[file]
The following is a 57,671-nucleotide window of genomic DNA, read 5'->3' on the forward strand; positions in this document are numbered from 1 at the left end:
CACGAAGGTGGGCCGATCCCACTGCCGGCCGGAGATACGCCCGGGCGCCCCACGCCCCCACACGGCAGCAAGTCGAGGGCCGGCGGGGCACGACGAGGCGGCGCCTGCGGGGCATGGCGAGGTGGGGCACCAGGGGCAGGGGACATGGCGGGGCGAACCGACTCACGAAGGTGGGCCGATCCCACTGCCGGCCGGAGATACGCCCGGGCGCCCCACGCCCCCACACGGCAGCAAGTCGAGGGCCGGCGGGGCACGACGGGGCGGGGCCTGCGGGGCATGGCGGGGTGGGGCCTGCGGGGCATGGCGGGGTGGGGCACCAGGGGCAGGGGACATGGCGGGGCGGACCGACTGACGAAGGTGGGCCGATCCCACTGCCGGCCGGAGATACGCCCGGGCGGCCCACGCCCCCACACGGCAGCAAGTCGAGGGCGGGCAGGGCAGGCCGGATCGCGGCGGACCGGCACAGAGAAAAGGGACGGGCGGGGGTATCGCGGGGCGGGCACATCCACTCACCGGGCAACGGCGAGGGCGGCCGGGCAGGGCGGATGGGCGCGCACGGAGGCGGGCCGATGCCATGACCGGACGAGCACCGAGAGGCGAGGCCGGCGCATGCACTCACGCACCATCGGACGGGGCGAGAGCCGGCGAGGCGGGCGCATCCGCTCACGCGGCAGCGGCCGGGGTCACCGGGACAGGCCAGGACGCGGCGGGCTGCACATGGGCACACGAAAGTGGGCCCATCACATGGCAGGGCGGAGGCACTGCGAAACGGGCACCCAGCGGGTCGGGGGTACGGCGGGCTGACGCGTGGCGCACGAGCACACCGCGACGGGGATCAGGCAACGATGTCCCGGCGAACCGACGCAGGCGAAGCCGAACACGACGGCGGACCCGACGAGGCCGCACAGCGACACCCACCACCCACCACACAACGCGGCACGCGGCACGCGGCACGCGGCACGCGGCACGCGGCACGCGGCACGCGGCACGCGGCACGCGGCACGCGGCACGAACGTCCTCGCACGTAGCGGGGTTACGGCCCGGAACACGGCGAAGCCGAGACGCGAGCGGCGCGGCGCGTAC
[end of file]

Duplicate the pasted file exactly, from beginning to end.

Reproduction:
The following is a 57,671-nucleotide window of genomic DNA, read 5'->3' on the forward strand; positions in this document are numbered from 1 at the left end:
CACGAAGGTGGGCCGATCCCACTGCCGGCCGGAGATACGCCCGGGCGCCCCACGCCCCCACACGGCAGCAAGTCGAGGGCCGGCGGGGCACGACGAGGCGGCGCCTGCGGGGCATGGCGAGGTGGGGCACCAGGGGCAGGGGACATGGCGGGGCGAACCGACTCACGAAGGTGGGCCGATCCCACTGCCGGCCGGAGATACGCCCGGGCGCCCCACGCCCCCACACGGCAGCAAGTCGAGGGCCGGCGGGGCACGACGGGGCGGGGCCTGCGGGGCATGGCGGGGTGGGGCCTGCGGGGCATGGCGGGGTGGGGCACCAGGGGCAGGGGACATGGCGGGGCGGACCGACTGACGAAGGTGGGCCGATCCCACTGCCGGCCGGAGATACGCCCGGGCGGCCCACGCCCCCACACGGCAGCAAGTCGAGGGCGGGCAGGGCAGGCCGGATCGCGGCGGACCGGCACAGAGAAAAGGGACGGGCGGGGGTATCGCGGGGCGGGCACATCCACTCACCGGGCAACGGCGAGGGCGGCCGGGCAGGGCGGATGGGCGCGCACGGAGGCGGGCCGATGCCATGACCGGACGAGCACCGAGAGGCGAGGCCGGCGCATGCACTCACGCACCATCGGACGGGGCGAGAGCCGGCGAGGCGGGCGCATCCGCTCACGCGGCAGCGGCCGGGGTCACCGGGACAGGCCAGGACGCGGCGGGCTGCACATGGGCACACGAAAGTGGGCCCATCACATGGCAGGGCGGAGGCACTGCGAAACGGGCACCCAGCGGGTCGGGGGTACGGCGGGCTGACGCGTGGCGCACGAGCACACCGCGACGGGGATCAGGCAACGATGTCCCGGCGAACCGACGCAGGCGAAGCCGAACACGACGGCGGACCCGACGAGGCCGCACAGCGACACCCACCACCCACCACACAACGCGGCACGCGGCACGCGGCACGCGGCACGCGGCACGCGGCACGCGGCACGCGGCACGCGGCACGCGGCACGCGGCACGAACGTCCTCGCACGTAGCGGGGTTACGGCCCGGAACACGGCGAAGCCGAGACGCGAGCGGCGCGGCGCGTAC